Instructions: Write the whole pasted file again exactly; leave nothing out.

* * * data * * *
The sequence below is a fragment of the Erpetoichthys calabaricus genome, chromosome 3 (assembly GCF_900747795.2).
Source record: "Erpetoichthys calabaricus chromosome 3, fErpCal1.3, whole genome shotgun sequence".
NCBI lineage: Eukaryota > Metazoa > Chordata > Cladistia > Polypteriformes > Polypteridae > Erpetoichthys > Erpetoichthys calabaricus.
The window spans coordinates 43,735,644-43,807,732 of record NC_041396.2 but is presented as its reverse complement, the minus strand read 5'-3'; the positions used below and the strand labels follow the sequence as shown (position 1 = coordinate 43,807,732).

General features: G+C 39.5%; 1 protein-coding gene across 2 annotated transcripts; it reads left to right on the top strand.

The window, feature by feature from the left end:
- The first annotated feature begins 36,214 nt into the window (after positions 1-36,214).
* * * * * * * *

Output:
The sequence below is a fragment of the Erpetoichthys calabaricus genome, chromosome 3 (assembly GCF_900747795.2).
Source record: "Erpetoichthys calabaricus chromosome 3, fErpCal1.3, whole genome shotgun sequence".
NCBI lineage: Eukaryota > Metazoa > Chordata > Cladistia > Polypteriformes > Polypteridae > Erpetoichthys > Erpetoichthys calabaricus.
The window spans coordinates 43,735,644-43,807,732 of record NC_041396.2 but is presented as its reverse complement, the minus strand read 5'-3'; the positions used below and the strand labels follow the sequence as shown (position 1 = coordinate 43,807,732).

General features: G+C 39.5%; 1 protein-coding gene across 2 annotated transcripts; it reads left to right on the top strand.

The window, feature by feature from the left end:
- The first annotated feature begins 36,214 nt into the window (after positions 1-36,214).